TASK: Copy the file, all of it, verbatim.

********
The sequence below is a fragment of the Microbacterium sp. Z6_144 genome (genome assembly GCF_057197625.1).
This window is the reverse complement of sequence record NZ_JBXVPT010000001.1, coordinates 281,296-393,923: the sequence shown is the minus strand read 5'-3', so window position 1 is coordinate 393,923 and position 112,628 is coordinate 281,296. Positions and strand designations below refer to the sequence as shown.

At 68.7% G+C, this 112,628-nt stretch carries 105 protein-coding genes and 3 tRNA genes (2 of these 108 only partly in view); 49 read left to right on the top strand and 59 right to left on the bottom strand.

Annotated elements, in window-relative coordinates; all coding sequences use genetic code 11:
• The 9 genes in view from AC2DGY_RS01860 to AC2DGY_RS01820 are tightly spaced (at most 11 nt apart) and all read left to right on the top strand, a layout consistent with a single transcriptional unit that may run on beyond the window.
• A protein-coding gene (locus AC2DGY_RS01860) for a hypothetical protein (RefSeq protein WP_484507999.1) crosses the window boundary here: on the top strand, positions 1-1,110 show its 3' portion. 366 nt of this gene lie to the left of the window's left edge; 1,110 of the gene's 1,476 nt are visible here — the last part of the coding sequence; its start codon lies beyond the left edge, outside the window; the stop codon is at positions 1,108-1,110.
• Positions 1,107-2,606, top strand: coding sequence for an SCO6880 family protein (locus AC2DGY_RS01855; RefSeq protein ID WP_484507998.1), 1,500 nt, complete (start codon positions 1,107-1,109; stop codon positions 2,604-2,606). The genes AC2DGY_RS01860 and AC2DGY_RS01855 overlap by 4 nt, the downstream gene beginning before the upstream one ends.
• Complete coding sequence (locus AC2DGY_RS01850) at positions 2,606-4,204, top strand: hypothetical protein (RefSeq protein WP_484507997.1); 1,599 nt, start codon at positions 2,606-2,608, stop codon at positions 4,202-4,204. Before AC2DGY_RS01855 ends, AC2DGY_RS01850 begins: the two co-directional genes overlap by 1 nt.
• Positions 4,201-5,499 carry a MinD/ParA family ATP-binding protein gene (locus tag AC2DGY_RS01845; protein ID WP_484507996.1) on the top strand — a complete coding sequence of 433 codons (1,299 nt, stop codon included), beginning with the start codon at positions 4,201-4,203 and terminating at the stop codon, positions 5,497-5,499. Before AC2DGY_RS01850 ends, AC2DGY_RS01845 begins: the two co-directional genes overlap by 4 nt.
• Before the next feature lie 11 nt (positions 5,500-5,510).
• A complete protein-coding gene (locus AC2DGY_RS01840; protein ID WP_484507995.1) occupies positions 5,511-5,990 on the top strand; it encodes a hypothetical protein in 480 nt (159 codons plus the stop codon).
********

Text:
The sequence below is a fragment of the Microbacterium sp. Z6_144 genome (genome assembly GCF_057197625.1).
This window is the reverse complement of sequence record NZ_JBXVPT010000001.1, coordinates 281,296-393,923: the sequence shown is the minus strand read 5'-3', so window position 1 is coordinate 393,923 and position 112,628 is coordinate 281,296. Positions and strand designations below refer to the sequence as shown.

At 68.7% G+C, this 112,628-nt stretch carries 105 protein-coding genes and 3 tRNA genes (2 of these 108 only partly in view); 49 read left to right on the top strand and 59 right to left on the bottom strand.

Annotated elements, in window-relative coordinates; all coding sequences use genetic code 11:
• The 9 genes in view from AC2DGY_RS01860 to AC2DGY_RS01820 are tightly spaced (at most 11 nt apart) and all read left to right on the top strand, a layout consistent with a single transcriptional unit that may run on beyond the window.
• A protein-coding gene (locus AC2DGY_RS01860) for a hypothetical protein (RefSeq protein WP_484507999.1) crosses the window boundary here: on the top strand, positions 1-1,110 show its 3' portion. 366 nt of this gene lie to the left of the window's left edge; 1,110 of the gene's 1,476 nt are visible here — the last part of the coding sequence; its start codon lies beyond the left edge, outside the window; the stop codon is at positions 1,108-1,110.
• Positions 1,107-2,606, top strand: coding sequence for an SCO6880 family protein (locus AC2DGY_RS01855; RefSeq protein ID WP_484507998.1), 1,500 nt, complete (start codon positions 1,107-1,109; stop codon positions 2,604-2,606). The genes AC2DGY_RS01860 and AC2DGY_RS01855 overlap by 4 nt, the downstream gene beginning before the upstream one ends.
• Complete coding sequence (locus AC2DGY_RS01850) at positions 2,606-4,204, top strand: hypothetical protein (RefSeq protein WP_484507997.1); 1,599 nt, start codon at positions 2,606-2,608, stop codon at positions 4,202-4,204. Before AC2DGY_RS01855 ends, AC2DGY_RS01850 begins: the two co-directional genes overlap by 1 nt.
• Positions 4,201-5,499 carry a MinD/ParA family ATP-binding protein gene (locus tag AC2DGY_RS01845; protein ID WP_484507996.1) on the top strand — a complete coding sequence of 433 codons (1,299 nt, stop codon included), beginning with the start codon at positions 4,201-4,203 and terminating at the stop codon, positions 5,497-5,499. Before AC2DGY_RS01850 ends, AC2DGY_RS01845 begins: the two co-directional genes overlap by 4 nt.
• Before the next feature lie 11 nt (positions 5,500-5,510).
• A complete protein-coding gene (locus AC2DGY_RS01840; protein ID WP_484507995.1) occupies positions 5,511-5,990 on the top strand; it encodes a hypothetical protein in 480 nt (159 codons plus the stop codon).